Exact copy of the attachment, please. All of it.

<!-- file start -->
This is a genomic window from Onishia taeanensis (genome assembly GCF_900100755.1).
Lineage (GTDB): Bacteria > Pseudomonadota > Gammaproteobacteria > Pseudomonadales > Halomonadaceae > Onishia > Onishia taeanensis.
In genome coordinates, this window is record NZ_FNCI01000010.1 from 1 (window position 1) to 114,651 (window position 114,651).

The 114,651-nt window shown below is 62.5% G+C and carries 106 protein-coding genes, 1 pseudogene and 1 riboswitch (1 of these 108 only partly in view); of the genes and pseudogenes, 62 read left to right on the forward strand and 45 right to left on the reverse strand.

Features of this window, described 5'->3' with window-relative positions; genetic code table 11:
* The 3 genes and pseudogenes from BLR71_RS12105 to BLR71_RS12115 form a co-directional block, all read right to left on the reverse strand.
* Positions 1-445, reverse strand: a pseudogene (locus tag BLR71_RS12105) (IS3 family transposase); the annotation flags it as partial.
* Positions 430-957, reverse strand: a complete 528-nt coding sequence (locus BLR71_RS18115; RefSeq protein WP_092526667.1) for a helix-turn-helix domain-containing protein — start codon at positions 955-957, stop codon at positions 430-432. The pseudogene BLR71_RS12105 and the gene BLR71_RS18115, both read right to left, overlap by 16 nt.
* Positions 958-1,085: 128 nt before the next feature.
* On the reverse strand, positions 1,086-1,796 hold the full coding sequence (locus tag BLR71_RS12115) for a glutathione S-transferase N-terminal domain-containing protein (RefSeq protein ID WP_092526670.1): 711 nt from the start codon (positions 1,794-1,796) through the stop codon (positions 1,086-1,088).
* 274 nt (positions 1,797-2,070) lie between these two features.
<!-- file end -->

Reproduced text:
This is a genomic window from Onishia taeanensis (genome assembly GCF_900100755.1).
Lineage (GTDB): Bacteria > Pseudomonadota > Gammaproteobacteria > Pseudomonadales > Halomonadaceae > Onishia > Onishia taeanensis.
In genome coordinates, this window is record NZ_FNCI01000010.1 from 1 (window position 1) to 114,651 (window position 114,651).

The 114,651-nt window shown below is 62.5% G+C and carries 106 protein-coding genes, 1 pseudogene and 1 riboswitch (1 of these 108 only partly in view); of the genes and pseudogenes, 62 read left to right on the forward strand and 45 right to left on the reverse strand.

Features of this window, described 5'->3' with window-relative positions; genetic code table 11:
* The 3 genes and pseudogenes from BLR71_RS12105 to BLR71_RS12115 form a co-directional block, all read right to left on the reverse strand.
* Positions 1-445, reverse strand: a pseudogene (locus tag BLR71_RS12105) (IS3 family transposase); the annotation flags it as partial.
* Positions 430-957, reverse strand: a complete 528-nt coding sequence (locus BLR71_RS18115; RefSeq protein WP_092526667.1) for a helix-turn-helix domain-containing protein — start codon at positions 955-957, stop codon at positions 430-432. The pseudogene BLR71_RS12105 and the gene BLR71_RS18115, both read right to left, overlap by 16 nt.
* Positions 958-1,085: 128 nt before the next feature.
* On the reverse strand, positions 1,086-1,796 hold the full coding sequence (locus tag BLR71_RS12115) for a glutathione S-transferase N-terminal domain-containing protein (RefSeq protein ID WP_092526670.1): 711 nt from the start codon (positions 1,794-1,796) through the stop codon (positions 1,086-1,088).
* 274 nt (positions 1,797-2,070) lie between these two features.